How Seeds Germinate: Definition & Explanation

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  • 0:05 The Germination Process
  • 0:29 Proper Nutrition
  • 2:00 Seed Growth and Development
  • 4:56 Lesson Summary
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Lesson Transcript
Instructor: Jeremy Battista

Jeremy has a master of science degree in education.

Plants function on a rather complex level when compared to other organisms. One of the ways plants reproduce is through seeds. Those seeds must germinate to grow into plants. We will look at the process of seed germination here.

The Germination Process

Through seed germination, a seed begins to grow, up to the surface to become a seedling, and then to hopefully flourish into a plant. A seed needs proper materials to 'come alive' from a dormant state and kick-start the process of growth. In this lesson, we'll learn what nutrients seeds need to 'wake up' and start to grow, and we'll look at the structures that emerge in germination.

Proper Nutrition

In order for seeds to germinate, they need water, oxygen, correct temperatures, and sometimes light. Remember, seeds do not have leaves that are able to absorb light and carry out photosynthesis. Due to this, most of the energy is utilized via aerobic respiration, much like in an animal cell, which requires oxygen and water in order to work correctly.

The seed will already have stored sugars, proteins, and other nutrients, so it will need oxygen and water to help break these apart. In our own bodies, we use oxygen and water to break chemical bonds in order to harness that energy. Seeds are very similar to us in that sense because they lack the ability to make their food like a fully grown plant will.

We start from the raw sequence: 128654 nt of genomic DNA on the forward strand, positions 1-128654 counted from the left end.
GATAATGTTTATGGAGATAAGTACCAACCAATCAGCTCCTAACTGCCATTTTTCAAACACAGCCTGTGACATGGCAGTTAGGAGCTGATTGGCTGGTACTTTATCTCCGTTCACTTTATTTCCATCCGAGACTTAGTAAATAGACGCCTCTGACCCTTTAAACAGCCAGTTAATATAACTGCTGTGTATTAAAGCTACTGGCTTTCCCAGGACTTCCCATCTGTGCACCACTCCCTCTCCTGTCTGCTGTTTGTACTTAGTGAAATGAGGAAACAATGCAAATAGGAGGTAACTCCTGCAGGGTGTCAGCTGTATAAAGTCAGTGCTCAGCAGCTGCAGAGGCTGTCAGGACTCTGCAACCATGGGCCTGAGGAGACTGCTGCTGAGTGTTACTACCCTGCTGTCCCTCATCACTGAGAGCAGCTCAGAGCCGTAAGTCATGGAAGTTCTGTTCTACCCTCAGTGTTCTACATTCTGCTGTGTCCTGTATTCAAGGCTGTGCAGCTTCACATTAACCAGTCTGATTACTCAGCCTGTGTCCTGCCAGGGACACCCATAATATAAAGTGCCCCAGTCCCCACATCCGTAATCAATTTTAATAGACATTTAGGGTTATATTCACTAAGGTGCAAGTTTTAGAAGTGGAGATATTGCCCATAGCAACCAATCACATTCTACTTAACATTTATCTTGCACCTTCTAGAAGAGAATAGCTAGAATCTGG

Many plants need cold to begin the process of growing and still others need heat, sometimes extreme heat, to spark growth. This will be dependent upon the particular type of seed that is growing. Our common houseplants, vegetables, and landscaping-type plants usually require average temperatures anywhere from 50-80 degrees to germinate.

While light may not affect seeds in the typical manner it affects grown plants, it can have some effect. Some seeds will not begin to germinate until the forest allows for enough light. This way, once the seed breaks the surface, it will be able to gather the light needed for proper growth.

Seed Growth and Development

In order to understand how exactly germination happens, we need to learn more about types of seeds. There are two types of plants that produce seeds. Angiosperms produce seeds that are covered in a protective coating. These include fruits, such as apples. Then we have gymnosperms, whose seeds are 'naked,' such as pine trees.

Among the angiosperms, there are monocots (one cotyledon) and dicots (two cotyledons). The word cotyledon is literally translated as 'seed leaf.' Cotyledons are the first leaves that are produced by the seed upon germination. If you were to cut open the seed, the cotyledon is one of the largest parts that you can see right away.

Monocots include grains, bananas, palms, bamboo, and flowers that grow from bulbs like crocuses, irises, lilies etc. Dicots include plants like oaks, magnolias, sunflowers, tomatoes, strawberries, squash, legumes, lettuce, and most of the plants we normally see. It's important to distinguish between monocots and dicots because they germinate differently.

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